Lentils (cooked) 115 27% 70% 3%
Peanuts (raw) 414 16% 12% 73%
Kidney beans (cooked) 112 24% 73% 3%

NCCDB data (retrieved from Cronometer)

It’s important to pay attention to the percentage of total calories that come from protein.

Dr. Ted Naiman, author of The P:E Diet, argues that protein is used mainly as a building block within the body, and calories from pure protein don’t contribute to unhealthy weight gain.

Calories from carbs and fat, on the other hand, are either burned by the body as energy or stored as potential energy, which makes them more likely to lead to fat gain if you’re consistently eating in a caloric surplus.

This means that if you’re concerned about regulating your caloric intake to lose weight, you need to mainly reduce the calories from carbs and fat — NOT calories from protein.

Lentils, for example, provide a good portion of their calories from protein (27%), while peanuts have a lower proportion of protein.

Thus, not only are peanuts extremely calorie-dense (414 calories per ½ cup serving), the bulk of those calories are non-protein calories.

This doesn’t lead automatically to weight gain — that depends on how many overall calories you’re consuming and how much you burn on a daily basis.

But consistently tending towards protein in your diet and limiting calories from carbs and fat will make it easier for you to lose or maintain weight in the long run.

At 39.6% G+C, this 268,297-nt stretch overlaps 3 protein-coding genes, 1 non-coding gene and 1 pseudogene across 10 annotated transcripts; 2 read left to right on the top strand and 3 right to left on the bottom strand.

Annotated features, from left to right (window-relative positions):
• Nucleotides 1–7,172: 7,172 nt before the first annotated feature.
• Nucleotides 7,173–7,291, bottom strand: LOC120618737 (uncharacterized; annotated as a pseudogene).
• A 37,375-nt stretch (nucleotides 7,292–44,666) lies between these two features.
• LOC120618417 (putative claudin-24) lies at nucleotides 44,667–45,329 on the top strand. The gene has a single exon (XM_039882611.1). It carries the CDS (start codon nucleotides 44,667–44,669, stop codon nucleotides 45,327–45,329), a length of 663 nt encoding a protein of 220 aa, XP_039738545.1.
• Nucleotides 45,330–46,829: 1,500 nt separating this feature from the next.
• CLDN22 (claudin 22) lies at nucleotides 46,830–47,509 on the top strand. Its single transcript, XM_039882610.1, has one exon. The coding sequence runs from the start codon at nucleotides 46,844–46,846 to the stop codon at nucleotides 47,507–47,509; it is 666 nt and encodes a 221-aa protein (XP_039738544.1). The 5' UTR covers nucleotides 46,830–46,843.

How much legumes can I eat per day?

How much legumes can I eat per day

In general, you can eat as many legumes as you’d like, as long as the following conditions are met:

  • Your overall caloric intake is in check.
  • Your diet includes sufficient bioavailable, complete protein (ideally from animal sources).
  • You enjoy legumes.
  • You digest legumes well.
  • You don’t have signs of chronic inflammation after eating legumes (I.e., skin irritations, energy crashes, indigestion).

How much legumes you can eat per day depends on multiple factors — your daily caloric needs, your weight and body fat percentage, your activity levels, and the other foods you’re including in your diet.

Everyone has a unique level of calories they should consume (based on their weight and body fat percentage), depending on what their goals are.

If your goal is to lose weight, for example, you will need to consume fewer calories than you burn.

In that case, you would do well to gravitate towards legumes that are lower in overall calories and higher in protein — so more lentils and fewer peanuts, for example.

Another consideration for how many legumes you should eat is whether or not you have health conditions that worsen when you eat legumes.

For example, some compounds in legumes could exacerbate symptoms in people who have autoimmune diseases.

Can you eat too many legumes?

Can you eat too many legumes

It is certainly possible to eat too much of anything, including legumes.

But how much is “too much” will be different for everyone, because everyone’s situations are different.

To determine how much legumes you personally should eat, pay attention to how you feel after eating them, including any signs of indigestion or chronic inflammation.

You should also be aware of your personal caloric goals (depending on if you want to lose, gain, or maintain weight) and how your legume consumption fits into your overall dietary plan.

Chris Watson

I'm the founder of EatForLonger.Com. I'm an enthusiast researching and sharing foodstuff and lifestyle based insights. Simple food based concepts for optimising your Healthspan, nutrition and all-round well-being. I hope it inspires you to make tiny changes and add some life to your years. Read more About Me here